The Agricultural Nutrient Policy Council (ANPC) was formed in 2010 in direct response to two EPA actions: 1) the attempted imposition of EPA-developed Clean Water Act (CWA) Numeric Nutrient Criteria (NNC) for Florida’s lakes and flowing waters; and 2) EPA’s Chesapeake Bay CWA Total Maximum Daily Load (TMDL) covering portions of six states in the watershed and the District of Columbia.
Since that work, ANPC has helped agriculture successfully engage on numerous issues important to farming, ranching, nutrients and water quality involving the policies and programming of the CWA and the Farm Bill’s Conservation Title, as well as other federal authorities. ANPC’s purpose was, and continues to be, helping agricultural trade associations and businesses quickly assemble outside legal, technical and policy expertise on federal matters related to nutrients and water quality.
Sound nutrient management to support profitable agricultural operations while reducing nutrient losses is a complicated business; there are no simple solutions, and the challenges vary from year to year and farm to farm. Farmers' and ranchers' leadership and problem-solving must be central to this work. ANPC has been consistently grounded in agriculture's commitment to nutrient stewardship to restore and protect water quality alongside a principled understanding of what is lawful and sound policy and the proper and effective roles of the federal government, state agencies and the private sector. It has also been based on a strong technical and scientific understanding of agriculture's use of nutrients, what can be expected from agriculture in term of reducing nutrient losses from farm fields, and how these processes should be modeled and monitored.
Over the last 12 years, ANPC has helped agriculture at the national and state levels submit numerous legal, technical and policy comments to federal and state agencies, as well as engaged in active education and policy advocacy efforts of various forms on those same matters. As a result, federal policy on nutrients and water quality, particularly as it relates to the CWA, has been changed substantially for the better.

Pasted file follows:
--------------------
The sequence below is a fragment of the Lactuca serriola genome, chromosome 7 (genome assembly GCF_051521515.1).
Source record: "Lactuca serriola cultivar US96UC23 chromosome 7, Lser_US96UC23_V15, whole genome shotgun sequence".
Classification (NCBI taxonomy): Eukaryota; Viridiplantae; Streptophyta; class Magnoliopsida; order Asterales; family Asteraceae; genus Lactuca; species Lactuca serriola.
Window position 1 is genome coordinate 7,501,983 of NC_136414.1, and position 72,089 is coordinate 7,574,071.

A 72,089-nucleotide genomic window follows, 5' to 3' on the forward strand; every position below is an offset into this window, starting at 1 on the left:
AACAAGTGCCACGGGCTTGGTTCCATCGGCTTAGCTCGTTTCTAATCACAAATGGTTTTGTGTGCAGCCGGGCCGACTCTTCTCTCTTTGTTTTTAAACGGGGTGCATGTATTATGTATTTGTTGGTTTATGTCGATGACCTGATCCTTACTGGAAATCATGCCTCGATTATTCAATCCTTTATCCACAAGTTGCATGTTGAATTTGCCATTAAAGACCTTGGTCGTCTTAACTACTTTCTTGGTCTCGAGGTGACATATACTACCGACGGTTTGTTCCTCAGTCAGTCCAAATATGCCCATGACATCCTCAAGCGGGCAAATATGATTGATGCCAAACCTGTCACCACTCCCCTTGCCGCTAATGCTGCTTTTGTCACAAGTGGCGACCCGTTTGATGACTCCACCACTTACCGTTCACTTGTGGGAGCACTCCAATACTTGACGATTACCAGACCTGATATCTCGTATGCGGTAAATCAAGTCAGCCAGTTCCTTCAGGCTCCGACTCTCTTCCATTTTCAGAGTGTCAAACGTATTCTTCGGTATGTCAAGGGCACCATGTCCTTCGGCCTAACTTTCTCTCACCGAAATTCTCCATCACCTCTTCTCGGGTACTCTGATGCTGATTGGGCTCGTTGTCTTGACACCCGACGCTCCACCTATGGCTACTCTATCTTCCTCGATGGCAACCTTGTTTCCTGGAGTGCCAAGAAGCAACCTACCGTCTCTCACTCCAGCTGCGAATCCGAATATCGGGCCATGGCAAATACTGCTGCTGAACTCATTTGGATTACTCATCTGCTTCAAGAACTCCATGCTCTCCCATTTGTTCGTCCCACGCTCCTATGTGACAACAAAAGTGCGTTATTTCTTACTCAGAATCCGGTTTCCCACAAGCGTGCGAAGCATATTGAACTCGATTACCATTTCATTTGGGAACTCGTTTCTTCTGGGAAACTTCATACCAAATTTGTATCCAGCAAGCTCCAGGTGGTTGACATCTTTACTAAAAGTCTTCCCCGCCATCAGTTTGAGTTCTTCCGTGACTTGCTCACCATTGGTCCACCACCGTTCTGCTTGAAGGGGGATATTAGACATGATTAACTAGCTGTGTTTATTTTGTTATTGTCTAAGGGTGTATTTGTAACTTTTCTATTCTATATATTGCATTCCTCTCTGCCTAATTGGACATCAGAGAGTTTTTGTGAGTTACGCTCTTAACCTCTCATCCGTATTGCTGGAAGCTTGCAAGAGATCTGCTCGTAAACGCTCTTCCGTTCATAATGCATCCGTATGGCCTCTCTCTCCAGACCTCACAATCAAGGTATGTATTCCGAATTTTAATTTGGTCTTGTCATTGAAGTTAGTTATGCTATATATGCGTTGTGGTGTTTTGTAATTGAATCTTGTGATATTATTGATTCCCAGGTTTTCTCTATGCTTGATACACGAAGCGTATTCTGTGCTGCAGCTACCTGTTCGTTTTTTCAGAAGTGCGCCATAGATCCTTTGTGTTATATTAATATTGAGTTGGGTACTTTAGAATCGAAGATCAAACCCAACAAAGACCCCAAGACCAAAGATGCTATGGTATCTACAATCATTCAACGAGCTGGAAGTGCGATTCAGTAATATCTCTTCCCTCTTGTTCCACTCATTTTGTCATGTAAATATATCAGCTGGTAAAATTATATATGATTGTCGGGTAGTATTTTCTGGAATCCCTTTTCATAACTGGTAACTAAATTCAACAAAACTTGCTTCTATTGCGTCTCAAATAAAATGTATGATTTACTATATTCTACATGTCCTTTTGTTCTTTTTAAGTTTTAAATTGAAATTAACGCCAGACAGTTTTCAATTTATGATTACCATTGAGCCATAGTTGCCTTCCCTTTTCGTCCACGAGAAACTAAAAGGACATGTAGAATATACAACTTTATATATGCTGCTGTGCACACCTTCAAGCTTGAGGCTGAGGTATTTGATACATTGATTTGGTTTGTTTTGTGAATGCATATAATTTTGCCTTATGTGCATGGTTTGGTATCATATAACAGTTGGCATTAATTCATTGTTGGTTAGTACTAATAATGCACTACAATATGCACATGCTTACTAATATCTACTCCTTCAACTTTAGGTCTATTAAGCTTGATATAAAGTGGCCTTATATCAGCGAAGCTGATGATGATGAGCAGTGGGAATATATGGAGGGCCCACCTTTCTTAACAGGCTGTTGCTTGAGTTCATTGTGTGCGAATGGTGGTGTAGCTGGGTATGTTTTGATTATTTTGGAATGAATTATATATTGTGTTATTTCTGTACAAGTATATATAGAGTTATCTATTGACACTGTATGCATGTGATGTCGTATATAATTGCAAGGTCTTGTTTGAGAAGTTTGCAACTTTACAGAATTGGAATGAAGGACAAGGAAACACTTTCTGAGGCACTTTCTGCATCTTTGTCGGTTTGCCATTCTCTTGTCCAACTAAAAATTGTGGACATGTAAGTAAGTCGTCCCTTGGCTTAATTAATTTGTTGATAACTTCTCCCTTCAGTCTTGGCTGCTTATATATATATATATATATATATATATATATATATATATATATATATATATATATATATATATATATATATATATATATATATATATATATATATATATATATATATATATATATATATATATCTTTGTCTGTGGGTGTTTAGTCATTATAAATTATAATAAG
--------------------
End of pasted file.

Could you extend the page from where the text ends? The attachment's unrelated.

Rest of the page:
Alignment with the United Nations Sustainable Development Goals:
2.4 By 2030, ensure sustainable food production systems and implement resilient agricultural practices that increase productivity and production, that help maintain ecosystems, that strengthen capacity for adaptation to climate change, extreme weather, drought, flooding, and other disasters and that progressively improve land and soil quality.
6.4 By 2030, substantially increase water-use efficiency across all sectors and ensure sustainable withdrawals and supply of freshwater to address water scarcity and substantially reduce the number of people suffering from water scarcity.
6.6 By 2020, protect and restore water-related ecosystems, including mountains, forests, wetlands, rivers, aquifers, and lakes.
12.2 By 2030, achieve the sustainable management and efficient use of natural resources.
15.1 By 2020, ensure the conservation, restoration and sustainable use of terrestrial and inland freshwater ecosystems and their services, in particular forests, wetlands, mountains, and drylands, in line with obligations under international agreements.